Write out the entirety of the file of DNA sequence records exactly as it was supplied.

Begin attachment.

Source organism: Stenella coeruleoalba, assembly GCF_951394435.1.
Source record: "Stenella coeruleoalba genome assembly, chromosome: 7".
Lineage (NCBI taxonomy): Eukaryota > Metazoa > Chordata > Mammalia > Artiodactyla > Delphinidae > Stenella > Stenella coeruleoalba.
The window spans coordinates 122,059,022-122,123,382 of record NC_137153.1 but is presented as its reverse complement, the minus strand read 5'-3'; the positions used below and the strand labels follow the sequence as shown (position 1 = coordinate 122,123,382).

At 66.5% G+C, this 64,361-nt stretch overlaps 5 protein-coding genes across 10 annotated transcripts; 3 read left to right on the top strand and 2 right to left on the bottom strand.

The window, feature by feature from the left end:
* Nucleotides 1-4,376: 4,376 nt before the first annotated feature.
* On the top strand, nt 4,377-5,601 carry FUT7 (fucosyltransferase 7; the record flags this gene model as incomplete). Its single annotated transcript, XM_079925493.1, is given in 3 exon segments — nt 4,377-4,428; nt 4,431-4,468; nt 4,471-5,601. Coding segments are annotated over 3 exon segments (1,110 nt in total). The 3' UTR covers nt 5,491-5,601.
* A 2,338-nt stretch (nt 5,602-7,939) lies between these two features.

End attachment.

Source organism: Stenella coeruleoalba, assembly GCF_951394435.1.
Source record: "Stenella coeruleoalba genome assembly, chromosome: 7".
Lineage (NCBI taxonomy): Eukaryota > Metazoa > Chordata > Mammalia > Artiodactyla > Delphinidae > Stenella > Stenella coeruleoalba.
The window spans coordinates 122,059,022-122,123,382 of record NC_137153.1 but is presented as its reverse complement, the minus strand read 5'-3'; the positions used below and the strand labels follow the sequence as shown (position 1 = coordinate 122,123,382).

At 66.5% G+C, this 64,361-nt stretch overlaps 5 protein-coding genes across 10 annotated transcripts; 3 read left to right on the top strand and 2 right to left on the bottom strand.

The window, feature by feature from the left end:
* Nucleotides 1-4,376: 4,376 nt before the first annotated feature.
* On the top strand, nt 4,377-5,601 carry FUT7 (fucosyltransferase 7; the record flags this gene model as incomplete). Its single annotated transcript, XM_079925493.1, is given in 3 exon segments — nt 4,377-4,428; nt 4,431-4,468; nt 4,471-5,601. Coding segments are annotated over 3 exon segments (1,110 nt in total). The 3' UTR covers nt 5,491-5,601.
* A 2,338-nt stretch (nt 5,602-7,939) lies between these two features.